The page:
Earth is now in the midst of its sixth mass extinction, with literally dozens of species disappearing every day. Against this background, scientists are meeting in Paris to finalize the first global scientific stock-taking of biodiversity since 2005.
29 April 2019 | PARIS | On the day we learned that the world’s second largest emperor penguin colony was probably wiped out overnight after a key ice shelf collapsed in Antarctica, scientists from around the world are meeting to finalize the first global assessment on the world biodiversity since 2005. They are operating under the auspices of the Intergovernmental science-policy Platform on Biodiversity and Ecosystem Services (IPBES), which distills available science into a state of the world’s biological diversity.
The process began three years ago, and culminates this week in Paris.
The full Global Assessment is due later this summer and will include input from indigenous organizations for the first time. A detailed Summary for Policy Makers is due next Monday, and the opening draft includes calls for reforming agriculture and supporting natural climate solutions, but little in the way of concrete proposals..
IPBES has often been called the Intergovernmental Panel on Climate Change (IPCC) of biodiversity.
The report will summarize the state of biological diversity and evaluate the efficacy of current policy programs, including the Sustainable Development Goals (SDGs), the Aichi Biodiversity Targets and the Paris Climate Agreement.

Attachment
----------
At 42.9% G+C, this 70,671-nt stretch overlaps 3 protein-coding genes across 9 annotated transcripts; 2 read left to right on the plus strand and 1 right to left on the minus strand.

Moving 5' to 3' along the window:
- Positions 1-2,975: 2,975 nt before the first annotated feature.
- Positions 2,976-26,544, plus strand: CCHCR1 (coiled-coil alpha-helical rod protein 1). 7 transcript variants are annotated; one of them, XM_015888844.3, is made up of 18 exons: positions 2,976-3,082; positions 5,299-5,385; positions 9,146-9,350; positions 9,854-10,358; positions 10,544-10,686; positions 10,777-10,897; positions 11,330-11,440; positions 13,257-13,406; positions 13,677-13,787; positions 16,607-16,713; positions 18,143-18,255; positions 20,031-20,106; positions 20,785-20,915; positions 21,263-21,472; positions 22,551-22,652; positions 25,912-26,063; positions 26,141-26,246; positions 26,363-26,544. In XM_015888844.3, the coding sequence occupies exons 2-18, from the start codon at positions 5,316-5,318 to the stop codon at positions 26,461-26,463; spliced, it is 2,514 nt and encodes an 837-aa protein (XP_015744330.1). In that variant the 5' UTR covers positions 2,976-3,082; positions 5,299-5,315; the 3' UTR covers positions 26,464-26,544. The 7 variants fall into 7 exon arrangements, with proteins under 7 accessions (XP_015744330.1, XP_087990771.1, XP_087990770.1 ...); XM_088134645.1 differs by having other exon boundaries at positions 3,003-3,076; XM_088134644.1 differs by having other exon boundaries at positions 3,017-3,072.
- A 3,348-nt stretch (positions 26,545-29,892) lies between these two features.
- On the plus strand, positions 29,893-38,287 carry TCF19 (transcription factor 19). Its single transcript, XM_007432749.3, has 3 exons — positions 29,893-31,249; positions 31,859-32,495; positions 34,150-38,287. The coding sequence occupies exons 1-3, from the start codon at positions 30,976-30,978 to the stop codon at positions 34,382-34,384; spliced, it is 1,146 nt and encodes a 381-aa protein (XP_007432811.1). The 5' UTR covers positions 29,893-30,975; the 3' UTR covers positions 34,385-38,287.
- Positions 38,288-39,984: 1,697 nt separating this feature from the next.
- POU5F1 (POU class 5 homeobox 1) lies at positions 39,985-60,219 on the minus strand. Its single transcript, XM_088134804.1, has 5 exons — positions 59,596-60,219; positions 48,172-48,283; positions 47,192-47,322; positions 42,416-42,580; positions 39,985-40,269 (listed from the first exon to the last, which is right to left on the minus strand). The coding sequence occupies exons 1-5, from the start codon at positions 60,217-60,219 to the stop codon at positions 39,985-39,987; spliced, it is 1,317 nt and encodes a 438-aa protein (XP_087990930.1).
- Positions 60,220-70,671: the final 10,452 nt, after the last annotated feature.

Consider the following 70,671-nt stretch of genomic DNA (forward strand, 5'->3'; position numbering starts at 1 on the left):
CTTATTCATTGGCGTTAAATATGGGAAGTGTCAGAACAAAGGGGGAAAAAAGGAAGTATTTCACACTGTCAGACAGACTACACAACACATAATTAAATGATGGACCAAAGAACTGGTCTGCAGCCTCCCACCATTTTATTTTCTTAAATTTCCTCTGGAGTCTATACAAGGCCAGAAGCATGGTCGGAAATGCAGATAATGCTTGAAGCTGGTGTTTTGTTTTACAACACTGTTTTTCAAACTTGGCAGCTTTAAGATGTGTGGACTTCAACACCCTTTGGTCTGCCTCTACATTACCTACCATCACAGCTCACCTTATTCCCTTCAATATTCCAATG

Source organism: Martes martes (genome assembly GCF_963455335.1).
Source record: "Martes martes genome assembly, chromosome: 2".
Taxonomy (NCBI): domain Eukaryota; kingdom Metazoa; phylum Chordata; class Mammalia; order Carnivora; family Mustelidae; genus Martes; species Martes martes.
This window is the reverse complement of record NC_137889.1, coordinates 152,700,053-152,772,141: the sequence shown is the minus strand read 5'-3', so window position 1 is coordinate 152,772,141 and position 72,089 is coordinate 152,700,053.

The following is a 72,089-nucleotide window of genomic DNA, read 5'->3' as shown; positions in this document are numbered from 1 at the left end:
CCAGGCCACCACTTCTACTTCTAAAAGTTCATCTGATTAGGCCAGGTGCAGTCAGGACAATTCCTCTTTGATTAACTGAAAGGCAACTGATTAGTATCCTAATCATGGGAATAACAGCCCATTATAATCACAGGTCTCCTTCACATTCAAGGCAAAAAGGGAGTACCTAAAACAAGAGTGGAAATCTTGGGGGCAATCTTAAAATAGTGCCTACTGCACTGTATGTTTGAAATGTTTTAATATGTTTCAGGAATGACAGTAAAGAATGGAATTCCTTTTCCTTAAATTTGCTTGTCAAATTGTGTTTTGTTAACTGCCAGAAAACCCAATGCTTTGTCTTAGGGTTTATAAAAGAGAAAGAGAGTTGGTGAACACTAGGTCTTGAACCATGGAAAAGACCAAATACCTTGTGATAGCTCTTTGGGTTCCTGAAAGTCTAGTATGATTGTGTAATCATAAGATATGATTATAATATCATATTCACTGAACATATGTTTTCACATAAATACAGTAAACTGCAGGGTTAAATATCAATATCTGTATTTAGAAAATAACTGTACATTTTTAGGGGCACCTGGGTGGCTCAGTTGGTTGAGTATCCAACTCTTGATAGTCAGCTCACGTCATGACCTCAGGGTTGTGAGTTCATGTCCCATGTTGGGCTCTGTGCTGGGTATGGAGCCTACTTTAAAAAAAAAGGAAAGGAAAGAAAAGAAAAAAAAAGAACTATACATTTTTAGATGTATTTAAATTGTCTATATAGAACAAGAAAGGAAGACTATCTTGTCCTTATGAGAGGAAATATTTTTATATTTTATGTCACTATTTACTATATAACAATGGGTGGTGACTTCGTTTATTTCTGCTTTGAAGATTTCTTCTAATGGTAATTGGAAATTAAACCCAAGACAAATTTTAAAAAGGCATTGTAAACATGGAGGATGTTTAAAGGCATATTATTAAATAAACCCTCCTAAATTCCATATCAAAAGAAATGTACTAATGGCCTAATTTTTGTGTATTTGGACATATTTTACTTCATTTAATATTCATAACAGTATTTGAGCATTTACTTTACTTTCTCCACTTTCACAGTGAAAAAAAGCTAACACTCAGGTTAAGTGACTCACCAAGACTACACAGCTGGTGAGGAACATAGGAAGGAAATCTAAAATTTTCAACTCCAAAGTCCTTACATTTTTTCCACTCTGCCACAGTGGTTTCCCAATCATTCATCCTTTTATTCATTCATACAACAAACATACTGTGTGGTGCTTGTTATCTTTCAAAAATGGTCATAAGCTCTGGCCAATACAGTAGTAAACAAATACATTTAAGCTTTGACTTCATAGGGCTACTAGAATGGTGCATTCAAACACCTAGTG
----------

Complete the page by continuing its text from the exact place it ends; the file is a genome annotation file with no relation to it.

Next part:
According to the IPBES web site, the report:
- Covers all land-based ecosystems (except Antarctica), inland water and the open oceans
- Evaluates changes over the past 50 years — and implications for our economies, livelihoods, food security and quality of life
- Explores impacts of trade and other global processes on biodiversity and ecosystem services
- Ranks the relative impacts of climate change, invasive species, pollution, sea and land use change and a range of other challenges to nature
- Identifies priority gaps in our available knowledge that will need to be filled
- Projects what biodiversity could look like in decades ahead under six future scenarios: Economic Optimism; Regional Competition; Global Sustainability; Business as Usual; Regional Sustainability and Reformed Markets, and
- Assesses policy, technology, governance, behaviour changes, options and pathways to reach global goals by looking at synergies and trade-offs between food production, water security, energy and infrastructure expansion, climate change mitigation, nature conservation and economic development
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